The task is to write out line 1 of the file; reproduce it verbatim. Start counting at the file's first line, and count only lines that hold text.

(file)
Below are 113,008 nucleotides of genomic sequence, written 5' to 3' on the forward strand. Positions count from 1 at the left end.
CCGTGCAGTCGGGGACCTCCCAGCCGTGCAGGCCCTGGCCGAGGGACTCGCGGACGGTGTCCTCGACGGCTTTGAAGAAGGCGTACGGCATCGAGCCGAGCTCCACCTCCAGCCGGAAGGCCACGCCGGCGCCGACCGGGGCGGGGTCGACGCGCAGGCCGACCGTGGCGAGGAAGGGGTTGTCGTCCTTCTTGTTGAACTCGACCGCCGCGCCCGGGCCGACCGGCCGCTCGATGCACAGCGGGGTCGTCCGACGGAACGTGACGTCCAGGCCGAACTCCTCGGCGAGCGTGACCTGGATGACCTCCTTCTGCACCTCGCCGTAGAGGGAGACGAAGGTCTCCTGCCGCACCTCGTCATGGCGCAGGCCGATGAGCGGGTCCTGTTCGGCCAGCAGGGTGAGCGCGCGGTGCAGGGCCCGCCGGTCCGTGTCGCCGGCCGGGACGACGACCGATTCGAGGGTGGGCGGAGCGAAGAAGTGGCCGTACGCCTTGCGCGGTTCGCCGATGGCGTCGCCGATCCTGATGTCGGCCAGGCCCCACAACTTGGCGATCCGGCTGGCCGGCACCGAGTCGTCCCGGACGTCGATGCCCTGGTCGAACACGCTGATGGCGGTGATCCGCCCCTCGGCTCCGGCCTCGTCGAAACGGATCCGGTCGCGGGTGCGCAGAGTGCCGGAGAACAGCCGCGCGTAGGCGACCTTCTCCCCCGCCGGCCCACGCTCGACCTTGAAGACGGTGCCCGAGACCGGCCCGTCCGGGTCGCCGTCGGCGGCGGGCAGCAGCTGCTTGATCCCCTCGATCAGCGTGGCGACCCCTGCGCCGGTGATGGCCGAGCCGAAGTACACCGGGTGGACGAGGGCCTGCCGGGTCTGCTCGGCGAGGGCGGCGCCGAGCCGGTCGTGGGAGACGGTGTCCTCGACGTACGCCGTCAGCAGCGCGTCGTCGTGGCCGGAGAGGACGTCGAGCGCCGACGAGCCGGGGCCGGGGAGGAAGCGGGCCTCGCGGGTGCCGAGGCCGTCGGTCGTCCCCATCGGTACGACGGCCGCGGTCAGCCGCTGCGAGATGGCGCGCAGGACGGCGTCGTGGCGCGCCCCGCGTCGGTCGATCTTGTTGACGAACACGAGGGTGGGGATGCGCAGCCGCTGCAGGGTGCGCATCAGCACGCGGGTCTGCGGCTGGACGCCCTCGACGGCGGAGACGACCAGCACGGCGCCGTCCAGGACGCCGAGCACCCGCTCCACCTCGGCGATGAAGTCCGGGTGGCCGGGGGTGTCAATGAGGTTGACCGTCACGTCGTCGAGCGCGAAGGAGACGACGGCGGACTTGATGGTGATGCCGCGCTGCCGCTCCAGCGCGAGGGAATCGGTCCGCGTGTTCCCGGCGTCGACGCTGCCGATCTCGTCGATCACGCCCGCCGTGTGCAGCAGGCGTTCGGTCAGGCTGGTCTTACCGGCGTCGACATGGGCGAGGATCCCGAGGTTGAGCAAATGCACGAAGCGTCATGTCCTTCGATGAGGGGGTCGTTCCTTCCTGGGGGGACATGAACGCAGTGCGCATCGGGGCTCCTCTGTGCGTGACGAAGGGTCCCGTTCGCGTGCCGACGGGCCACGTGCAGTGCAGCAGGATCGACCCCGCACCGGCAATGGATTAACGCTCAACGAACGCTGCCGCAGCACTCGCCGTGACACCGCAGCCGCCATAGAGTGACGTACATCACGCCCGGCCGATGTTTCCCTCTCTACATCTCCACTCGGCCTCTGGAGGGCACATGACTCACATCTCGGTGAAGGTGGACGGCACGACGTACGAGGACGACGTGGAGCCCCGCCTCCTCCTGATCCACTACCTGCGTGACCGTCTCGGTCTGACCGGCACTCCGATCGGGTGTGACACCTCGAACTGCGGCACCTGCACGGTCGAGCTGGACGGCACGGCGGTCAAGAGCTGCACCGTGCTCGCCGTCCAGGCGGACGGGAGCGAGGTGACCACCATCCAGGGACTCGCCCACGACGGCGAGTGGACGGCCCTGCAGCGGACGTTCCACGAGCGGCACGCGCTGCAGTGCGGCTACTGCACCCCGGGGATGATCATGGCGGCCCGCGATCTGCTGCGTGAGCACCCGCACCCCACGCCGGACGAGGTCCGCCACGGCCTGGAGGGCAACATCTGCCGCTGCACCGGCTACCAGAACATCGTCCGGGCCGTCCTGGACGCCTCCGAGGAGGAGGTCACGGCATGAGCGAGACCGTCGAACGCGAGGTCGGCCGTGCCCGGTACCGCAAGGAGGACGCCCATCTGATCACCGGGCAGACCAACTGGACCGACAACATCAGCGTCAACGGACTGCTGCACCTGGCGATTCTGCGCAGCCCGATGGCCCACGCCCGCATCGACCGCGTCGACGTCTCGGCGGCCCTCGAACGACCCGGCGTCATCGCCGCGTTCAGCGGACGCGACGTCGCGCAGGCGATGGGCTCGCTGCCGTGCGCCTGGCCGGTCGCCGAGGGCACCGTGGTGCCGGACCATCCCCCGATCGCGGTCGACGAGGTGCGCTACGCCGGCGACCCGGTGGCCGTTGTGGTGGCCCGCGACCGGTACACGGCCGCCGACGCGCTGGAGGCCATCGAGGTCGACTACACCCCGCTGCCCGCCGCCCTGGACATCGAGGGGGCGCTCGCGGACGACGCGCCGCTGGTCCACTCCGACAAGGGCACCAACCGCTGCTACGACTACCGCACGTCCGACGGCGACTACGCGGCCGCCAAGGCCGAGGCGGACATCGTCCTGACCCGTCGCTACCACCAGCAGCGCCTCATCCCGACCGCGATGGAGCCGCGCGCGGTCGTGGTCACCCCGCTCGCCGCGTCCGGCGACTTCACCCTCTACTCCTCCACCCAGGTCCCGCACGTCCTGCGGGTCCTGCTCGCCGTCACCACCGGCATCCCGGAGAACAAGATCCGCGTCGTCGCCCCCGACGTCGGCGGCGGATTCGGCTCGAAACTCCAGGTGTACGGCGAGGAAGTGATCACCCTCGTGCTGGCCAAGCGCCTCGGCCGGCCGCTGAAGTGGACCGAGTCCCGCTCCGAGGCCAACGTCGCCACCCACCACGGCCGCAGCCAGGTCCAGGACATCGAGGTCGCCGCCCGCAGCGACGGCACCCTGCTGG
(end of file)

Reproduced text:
Below are 113,008 nucleotides of genomic sequence, written 5' to 3' on the forward strand. Positions count from 1 at the left end.